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  1. Jeannot Fréjus Zinsou1,
  2. Josiane Honpkehedji1,
  3. Dejon Agobe Jean Claude1,
  4. Bayodé R Adegbite1,
  5. Jean Ronald Edoa1,
  6. Remko Van Leeuwen2,
  7. David Diemert3,
  8. Maria Elena Botazzi4,
  9. Peter G Kremsner5,
  10. Maria Yazdanbakhsh6,
  11. Peter Hotez4,
  12. Martin P Grobusch2,
  13. Ayola Akim Adegnika1,
  14. Sophie De Vries2
  1. 1Centre de Recherches Médicales de Lambaréné, Gabon
  2. 2Academic Medical Center, University of Amsterdam, The Netherlands
  3. 3George Washington University School of Medicine and Health Sciences, USA
  4. 4Baylor College of Medicine and Texas Children’s Hospital, USA
  5. 5Institut für Tropenmedizin, Universität Tübingen, Germany
  6. 6Leiden University Medical Center, The Netherlands


Background Human hookworm infection is a major public health issue in tropical low and middle-income countries with severe consequences. To date, improvement of water supply, sanitation, and hygiene is the major contributor to disease control, and additional control tools are needed. Here, we assess a phase I trial of a new hookworm vaccine candidate Na-APR-1 (M74)/Alhydrogel and Na-GST-1/Alhydrogel in Gabonese school-age children.

Methods A double-blind, randomised, controlled, dose-escalation phase I clinical trial that aims to evaluate safety, reactogenicity and immunogenicity of Na-APR-1 (M74)/Alhydrogel co-administered with Na-GST-1/Alhydrogel hookworm vaccines in children aged 6 to 10 years living in hookworm-endemic area of Lambaréné, compared to the hepatitis B vaccine (ENGERIX-B). Children received three doses of assigned vaccines, delivered intramuscularly (deltoid) on Days 0, 56, and 112 or 180. Safety is measured from Day 0 through Day 14 by the occurrence of solicited injection site and systemic reactogenicity events. Clinical laboratory evaluations were performed approximately 14 days after each immunisation. Unsolicited adverse events were collected from Day 0 through approximately 1 month after each vaccination.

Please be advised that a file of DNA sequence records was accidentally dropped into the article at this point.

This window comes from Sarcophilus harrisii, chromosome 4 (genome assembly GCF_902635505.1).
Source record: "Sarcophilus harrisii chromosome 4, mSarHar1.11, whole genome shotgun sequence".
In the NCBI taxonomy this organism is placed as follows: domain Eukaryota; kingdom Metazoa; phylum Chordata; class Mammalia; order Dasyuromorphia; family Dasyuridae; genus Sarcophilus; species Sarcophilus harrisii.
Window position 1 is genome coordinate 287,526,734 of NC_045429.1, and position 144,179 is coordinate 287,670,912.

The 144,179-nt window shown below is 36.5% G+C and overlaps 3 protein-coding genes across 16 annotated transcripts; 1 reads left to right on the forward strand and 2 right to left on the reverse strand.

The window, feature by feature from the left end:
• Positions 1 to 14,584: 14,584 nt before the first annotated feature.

Results A total of 135 children were screened, and 60, aged 6 to 10 years old, were randomised into 3 groups and received 10 µg, 30 µg or 100 µg of Na-APR-1 (M74)/Alhydrogel and Na-GST-1 Alhydrogel, respectively, compared to ENGERIX-B. At baseline, the mean age of the study population was 7.4 years and the sex ratio 1.3 (male: female). From Day 0 up to Day 14 after vaccination, the main solicited adverse events were pain and swelling at injection sites with 135 (26 of grade 2 and 1 of grade 3) and 9 events, respectively. Regarding systemic adverse events, 3 occurrences of grade 1 headache were recorded. Immunogenicity analyses are underway.

Conclusion The preliminary results confirm that co-administration of the two hookworm vaccine candidates is safe and well-tolerated in Gabonese children.

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